It seems like a simple concept, if you’re on a team you should probably meet with the team to discuss team business, but until last year I had never really had a formal team meeting. I always saw them as something that a big team would do and I had never been on a team with more than three people. I figured that we could all keep in touch individually and through the occasional team e-mail and that would be fine. We did OK like that, but a lot of stuff came to light when we all talked with each other and were able to heard and respond to concerns, questions and ideas.

Team meetings don’t have to be an in-person affair. I realize that people are busy and a lot of times teams are spread across the country, so sometimes a phone call is as good as you can get. But if you can get all of your team on a conference call, it’s way better than having no team meeting at all. So here are some great reasons that your team should really be meeting at least once every other month, if not once a month.


Probably the biggest reason out there is accountability. This goes for training and fund raising. I don’t want to let my team down, so if I am having a call where everyone is telling about their plans for what they are going to do for fund raising or a training walk that they just got back from I know that I need to get on the ball and catch up with everyone. It’s not that it’s a competition, but seeing how your teammates are doing in these two critical areas will help you gauge how far along you should be by this point. If you have only raised $100 and the other four people on your team are already halfway to their goal, either you’re not putting enough effort into fund raising or you should start adapting some of the techniques that your team is using to help you catch up.


If you have a team that is planning on doing team fund raisers, a team meeting is a great place to hash out details of how it is going to go down. I realize that a lot of this can be done through e-mail, but I will admit that sometimes I get lost in the sea of e-mail if everyone in the team just keeps replying back and forth. Being able to have a conversation about getting your fund raiser together will make it easier for everyone to follow and make their voice heard about what needs to be done.

First Timers

If you have some first time walkers with veteran teammates, this allows them a chance to ask those questions about the walk that everyone has. Stuff like, “How much should I be walking?”, “What do you do at camp?”, “What should I pack?” and much more. If your team is comprised of first time walkers only, this might be a good time to get to know some of the walkers on the share list and see if there is a veteran walker in your area that might be able to come to your team meeting for a little bit to field questions and help you build the comfort level.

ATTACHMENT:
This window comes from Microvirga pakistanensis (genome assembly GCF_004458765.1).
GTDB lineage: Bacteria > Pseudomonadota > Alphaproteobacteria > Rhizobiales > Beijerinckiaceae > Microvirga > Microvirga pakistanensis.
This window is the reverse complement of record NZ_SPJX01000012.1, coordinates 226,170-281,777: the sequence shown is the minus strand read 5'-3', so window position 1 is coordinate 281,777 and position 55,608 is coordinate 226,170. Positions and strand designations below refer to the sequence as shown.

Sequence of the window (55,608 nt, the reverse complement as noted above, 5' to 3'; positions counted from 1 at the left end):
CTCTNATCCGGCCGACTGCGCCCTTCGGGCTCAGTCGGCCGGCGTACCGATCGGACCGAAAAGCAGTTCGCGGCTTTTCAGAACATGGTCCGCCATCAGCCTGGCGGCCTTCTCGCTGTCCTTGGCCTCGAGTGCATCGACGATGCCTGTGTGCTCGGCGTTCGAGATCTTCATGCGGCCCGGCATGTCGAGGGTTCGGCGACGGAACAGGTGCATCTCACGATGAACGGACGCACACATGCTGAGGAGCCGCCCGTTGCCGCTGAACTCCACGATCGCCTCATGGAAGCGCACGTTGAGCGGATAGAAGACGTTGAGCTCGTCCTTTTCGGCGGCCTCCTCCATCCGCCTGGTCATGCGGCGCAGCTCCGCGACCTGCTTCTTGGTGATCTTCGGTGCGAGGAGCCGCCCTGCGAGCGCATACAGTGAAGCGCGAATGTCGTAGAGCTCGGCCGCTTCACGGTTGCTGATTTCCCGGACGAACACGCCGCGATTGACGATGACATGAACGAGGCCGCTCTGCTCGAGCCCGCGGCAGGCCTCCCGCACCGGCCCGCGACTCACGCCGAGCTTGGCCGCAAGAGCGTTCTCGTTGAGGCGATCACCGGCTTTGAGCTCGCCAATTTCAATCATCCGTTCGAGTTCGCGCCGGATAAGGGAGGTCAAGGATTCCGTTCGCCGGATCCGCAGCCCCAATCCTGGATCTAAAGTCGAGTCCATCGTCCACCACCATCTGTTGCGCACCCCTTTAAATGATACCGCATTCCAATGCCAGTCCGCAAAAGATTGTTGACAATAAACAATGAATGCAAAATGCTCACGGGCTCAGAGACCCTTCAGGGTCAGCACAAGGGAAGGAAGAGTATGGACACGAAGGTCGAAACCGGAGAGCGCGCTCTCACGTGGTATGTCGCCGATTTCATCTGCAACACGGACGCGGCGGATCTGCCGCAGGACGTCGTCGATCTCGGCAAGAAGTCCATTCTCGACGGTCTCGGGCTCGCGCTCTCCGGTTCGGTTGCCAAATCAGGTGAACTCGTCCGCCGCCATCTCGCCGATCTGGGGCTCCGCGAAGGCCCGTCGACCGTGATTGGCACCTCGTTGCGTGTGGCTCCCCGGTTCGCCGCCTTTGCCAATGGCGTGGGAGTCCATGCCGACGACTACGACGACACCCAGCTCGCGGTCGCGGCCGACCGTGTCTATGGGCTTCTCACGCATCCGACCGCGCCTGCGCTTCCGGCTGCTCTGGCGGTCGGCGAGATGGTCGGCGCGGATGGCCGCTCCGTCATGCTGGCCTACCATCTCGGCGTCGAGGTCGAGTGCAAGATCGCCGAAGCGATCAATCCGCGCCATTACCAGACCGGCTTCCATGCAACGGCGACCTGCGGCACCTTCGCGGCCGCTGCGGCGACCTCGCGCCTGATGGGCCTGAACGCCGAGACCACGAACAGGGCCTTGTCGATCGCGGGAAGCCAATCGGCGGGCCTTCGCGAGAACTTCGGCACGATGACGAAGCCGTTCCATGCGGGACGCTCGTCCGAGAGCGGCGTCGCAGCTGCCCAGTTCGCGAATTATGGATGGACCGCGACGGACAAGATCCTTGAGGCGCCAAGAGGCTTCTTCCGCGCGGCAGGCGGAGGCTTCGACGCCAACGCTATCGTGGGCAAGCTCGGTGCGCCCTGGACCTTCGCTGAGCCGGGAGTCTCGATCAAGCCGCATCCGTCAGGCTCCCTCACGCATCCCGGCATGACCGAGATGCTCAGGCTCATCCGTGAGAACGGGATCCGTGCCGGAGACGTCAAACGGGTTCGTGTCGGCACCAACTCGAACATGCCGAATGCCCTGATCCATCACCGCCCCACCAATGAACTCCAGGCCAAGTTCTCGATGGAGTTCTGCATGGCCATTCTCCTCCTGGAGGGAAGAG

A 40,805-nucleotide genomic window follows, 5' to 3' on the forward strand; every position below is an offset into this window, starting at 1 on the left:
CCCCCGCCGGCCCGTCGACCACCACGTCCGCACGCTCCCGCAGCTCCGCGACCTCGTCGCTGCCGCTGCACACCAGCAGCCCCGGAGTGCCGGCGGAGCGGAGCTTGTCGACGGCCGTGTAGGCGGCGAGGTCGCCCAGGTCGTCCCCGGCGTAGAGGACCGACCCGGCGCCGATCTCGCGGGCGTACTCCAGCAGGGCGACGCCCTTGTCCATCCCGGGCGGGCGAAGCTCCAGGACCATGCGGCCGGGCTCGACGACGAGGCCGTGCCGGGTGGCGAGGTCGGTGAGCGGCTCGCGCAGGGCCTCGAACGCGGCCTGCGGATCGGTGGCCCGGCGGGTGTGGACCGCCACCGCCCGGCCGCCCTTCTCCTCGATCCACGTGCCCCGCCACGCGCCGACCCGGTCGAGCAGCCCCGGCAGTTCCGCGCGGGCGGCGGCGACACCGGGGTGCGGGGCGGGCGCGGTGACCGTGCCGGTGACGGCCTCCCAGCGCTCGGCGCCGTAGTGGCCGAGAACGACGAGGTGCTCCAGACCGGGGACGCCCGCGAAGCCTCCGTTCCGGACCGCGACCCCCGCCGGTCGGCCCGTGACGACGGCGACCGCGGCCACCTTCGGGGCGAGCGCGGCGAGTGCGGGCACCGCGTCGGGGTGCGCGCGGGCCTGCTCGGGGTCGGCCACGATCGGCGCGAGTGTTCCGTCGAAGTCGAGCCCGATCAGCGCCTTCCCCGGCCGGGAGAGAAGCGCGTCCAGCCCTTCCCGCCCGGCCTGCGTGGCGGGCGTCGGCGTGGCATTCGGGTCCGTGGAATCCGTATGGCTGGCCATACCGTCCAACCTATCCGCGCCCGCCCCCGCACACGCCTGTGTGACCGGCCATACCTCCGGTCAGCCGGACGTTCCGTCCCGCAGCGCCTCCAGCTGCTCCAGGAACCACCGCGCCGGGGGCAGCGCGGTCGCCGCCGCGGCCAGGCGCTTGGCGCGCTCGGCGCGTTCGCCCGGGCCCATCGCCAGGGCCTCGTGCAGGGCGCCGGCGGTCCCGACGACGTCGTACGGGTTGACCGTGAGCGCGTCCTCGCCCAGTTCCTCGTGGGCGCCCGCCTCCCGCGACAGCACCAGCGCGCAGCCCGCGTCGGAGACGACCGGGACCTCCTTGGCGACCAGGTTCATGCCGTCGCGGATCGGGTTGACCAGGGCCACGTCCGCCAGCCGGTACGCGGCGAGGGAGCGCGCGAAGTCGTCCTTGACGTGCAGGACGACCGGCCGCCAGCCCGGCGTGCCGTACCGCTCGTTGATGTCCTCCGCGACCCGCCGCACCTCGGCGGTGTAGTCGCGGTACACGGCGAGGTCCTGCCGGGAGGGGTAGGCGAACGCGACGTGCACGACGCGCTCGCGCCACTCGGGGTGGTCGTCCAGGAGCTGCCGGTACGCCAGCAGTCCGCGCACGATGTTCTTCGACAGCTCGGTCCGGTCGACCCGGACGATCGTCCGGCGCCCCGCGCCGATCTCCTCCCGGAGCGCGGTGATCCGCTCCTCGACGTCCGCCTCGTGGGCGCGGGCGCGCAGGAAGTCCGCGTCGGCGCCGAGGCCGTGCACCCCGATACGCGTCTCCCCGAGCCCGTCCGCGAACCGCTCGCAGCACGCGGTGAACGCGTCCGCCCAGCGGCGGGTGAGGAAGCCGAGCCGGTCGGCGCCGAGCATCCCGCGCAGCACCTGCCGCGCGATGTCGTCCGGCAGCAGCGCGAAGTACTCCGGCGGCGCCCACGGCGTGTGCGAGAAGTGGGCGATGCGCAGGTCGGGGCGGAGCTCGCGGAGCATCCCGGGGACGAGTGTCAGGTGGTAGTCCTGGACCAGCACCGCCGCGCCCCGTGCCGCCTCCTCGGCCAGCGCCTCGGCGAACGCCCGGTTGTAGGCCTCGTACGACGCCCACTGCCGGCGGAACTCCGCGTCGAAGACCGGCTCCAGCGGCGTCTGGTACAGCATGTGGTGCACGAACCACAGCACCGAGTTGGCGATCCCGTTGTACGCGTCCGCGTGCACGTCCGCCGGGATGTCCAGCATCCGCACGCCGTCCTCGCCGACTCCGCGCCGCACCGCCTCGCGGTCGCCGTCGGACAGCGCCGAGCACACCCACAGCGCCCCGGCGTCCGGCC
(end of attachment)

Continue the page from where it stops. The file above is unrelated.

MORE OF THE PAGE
Meet the Team!

Chances are that unless all of your team is from one specific pool of people that you know (like family or work) then not everyone on the team will know each other. Use a section of your team meeting to have time to get to know everyone. The last team meeting that I went to, we had a question of, “what was the most embarrassing wardrobe malfunction you have had?” It seems like a simple enough question, but it got people to talk about something that was a little embarrassing and I think it helped everyone to know each other a little better. When everyone knows everyone better it makes it easier when the time comes to select your tent mate. It’s possible that there are people in the team that don’t know a lot of their team members and don’t already have a designated tent mate. Having a little get to know you time will allow them to know first of who doesn’t have a tent mate and second of if they can get along (though let’s face it, it’s the 3-Day, most people get along).

To the Event!

The last thing I will talk about for having a team meeting for is to actually do planning for the event. If you are walking in an out of town event, this could mean planning the travel arrangements and hotels for before and after the walk. If you are walking in the town that you live in, it could mean arranging for transportation from someone’s house to the event. At the last Texans for Tah-Tah’s meeting, we even talked about what shirts we would wear on what days so that we would be all co-ordinated and easier to pick out in a crowd.

The team meeting is a great thing to do with every team. If it’s just two people on your team, it may not be necessary to have the meetings frequently, but you should still plan on having a meeting or two just to hash out some stuff and keep each other motivated. As the team gets larger, I think the need for meetings gets more and more.


Lauri Yanis and Her 3-Day Moment

June 21st, 2010 | Posted by john in Interviews - (1 Comments)

Lauri took some time to talk about how she feels about the difference between moments and memories and what stitches them together on the 3-Day and what her favorite moment and memory is. Take a moment to watch her emotional story. If you would like to donate or join Lauri’s team, please go to: